Monday, June 12, 2006

One Month Later

It's been a little over a month since our daughter came home from the hospital, and in that time our lives have very much returned to normal. We've received many words of encouragement from the hundreds of family members and friends who have followed our daughter's progress via this blog, and we appreciate them tremendously. It seems appropriate to give a final update and record a few thoughts to complete this history of what has become a defining chapter in the life of our family.

Today our daughter had a follow-up visit with her neurologist. He performed a standard neurological assessment and found no impairment. He was curious about the precise findings from our visit to Stanford last month and asked that we have a report sent to him. We learned that one of the genetic tests on our daughter's blood is still outstanding at a specialized university lab in another state, and the neurologist promised to follow up with us once he has received the final result. This test seems like more of a formality than anything, as there is nothing in our daughter's condition that would indicate the presence of an underlying disease or genetic condition that could have led to her stroke.

The neurologist's clinic is located on the campus of the children's hospital, so after her appointment our daughter enjoyed lunch in the cafeteria. After all the time she has spent in the hospital she doesn't seem to mind going there as much as my wife and I do. In fact, she has said to us on several occasions during the past few weeks: "The hospital is much more fun than our house!" We're grateful that she doesn't seem to have any unpleasant memories or lingering fears of the hospital as a result of her stay.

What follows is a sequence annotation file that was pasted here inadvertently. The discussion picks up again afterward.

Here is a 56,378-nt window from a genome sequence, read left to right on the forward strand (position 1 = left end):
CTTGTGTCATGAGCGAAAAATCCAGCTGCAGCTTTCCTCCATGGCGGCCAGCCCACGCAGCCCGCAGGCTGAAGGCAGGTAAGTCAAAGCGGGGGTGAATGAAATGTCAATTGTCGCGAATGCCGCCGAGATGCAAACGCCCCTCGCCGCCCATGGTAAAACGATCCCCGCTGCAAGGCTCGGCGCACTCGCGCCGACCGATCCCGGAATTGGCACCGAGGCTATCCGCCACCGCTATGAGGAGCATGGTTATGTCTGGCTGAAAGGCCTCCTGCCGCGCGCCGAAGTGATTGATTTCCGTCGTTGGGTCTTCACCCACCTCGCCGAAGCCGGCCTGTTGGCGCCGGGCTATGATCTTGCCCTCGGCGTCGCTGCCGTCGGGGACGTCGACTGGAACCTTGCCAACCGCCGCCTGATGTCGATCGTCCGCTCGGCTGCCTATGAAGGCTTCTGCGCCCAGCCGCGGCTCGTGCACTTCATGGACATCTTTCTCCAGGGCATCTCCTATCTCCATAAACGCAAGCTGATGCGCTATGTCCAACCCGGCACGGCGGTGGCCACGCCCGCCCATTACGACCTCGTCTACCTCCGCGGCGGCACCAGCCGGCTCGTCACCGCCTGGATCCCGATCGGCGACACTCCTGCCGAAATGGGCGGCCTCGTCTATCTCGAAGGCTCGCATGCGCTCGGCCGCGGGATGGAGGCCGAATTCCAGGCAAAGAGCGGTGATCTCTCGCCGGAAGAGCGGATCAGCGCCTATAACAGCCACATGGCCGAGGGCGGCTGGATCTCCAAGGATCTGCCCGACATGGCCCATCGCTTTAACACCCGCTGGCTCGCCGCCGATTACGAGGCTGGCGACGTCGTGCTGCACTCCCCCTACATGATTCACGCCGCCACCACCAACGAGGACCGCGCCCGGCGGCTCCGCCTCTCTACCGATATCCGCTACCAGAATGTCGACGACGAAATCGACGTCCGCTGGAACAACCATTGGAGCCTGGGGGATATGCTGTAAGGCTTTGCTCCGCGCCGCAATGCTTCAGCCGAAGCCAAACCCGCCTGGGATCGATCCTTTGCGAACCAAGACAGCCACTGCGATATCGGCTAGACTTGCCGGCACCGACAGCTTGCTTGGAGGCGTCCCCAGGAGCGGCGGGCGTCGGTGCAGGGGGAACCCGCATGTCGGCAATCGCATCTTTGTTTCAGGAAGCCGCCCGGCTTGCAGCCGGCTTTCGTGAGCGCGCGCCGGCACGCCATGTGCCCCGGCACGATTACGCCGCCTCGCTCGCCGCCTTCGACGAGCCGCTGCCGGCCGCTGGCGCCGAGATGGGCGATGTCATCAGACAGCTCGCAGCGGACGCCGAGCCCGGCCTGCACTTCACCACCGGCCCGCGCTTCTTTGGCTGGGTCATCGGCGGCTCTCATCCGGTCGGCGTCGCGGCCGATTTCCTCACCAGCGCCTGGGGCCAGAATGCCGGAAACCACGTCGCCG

As my wife and daughter were in line at the cafeteria they happened to run into the head pediatric resident who took care of our daughter during her first night in the PICU at the trauma hospital. She had taken a special interest in our daughter throughout her stay, and my wife and I appreciated the fact that she went above and beyond to keep us informed and keep our daughter comfortable. I was surprised to learn that the doctor remembered our daughter's name and so much detail about her case even after six weeks and countless other sick children. "What did those other two spots in her brain turn out to be?" she asked. My wife filled her in on the details of the diagnosis.

After lunch our daughter got to make a quick visit to the gym in the Rehab unit to visit her physical therapist, who along with the aforementioned head resident and another nurse from the trauma hospital are in our daughter's "hall of fame" as her favorite caregivers. I'm sure our daughter enjoyed showing her therapist all of the things she has been able to do over the past six weeks.

Her physical recovery is all but complete. She runs, she jumps, she swims better now than she did before her stroke. She walks on the balance beam in her gymnastics class. She rides her bike, although with the training wheels back on for now, but they will come off again soon enough. She can hop on her left foot, although with less confidence and fewer repetitions than on her right. She plays the piano with both hands and continues to learn new songs every week. She has learned to play a few simple songs on her new violin and is always eager to practice. She's enrolled in a ceramics class and recently finished painting a clay figurine of a mouse that my wife made for her. She's back on schedule with her studies and will finish her kindergarten math, phonics, reading, and writing this week.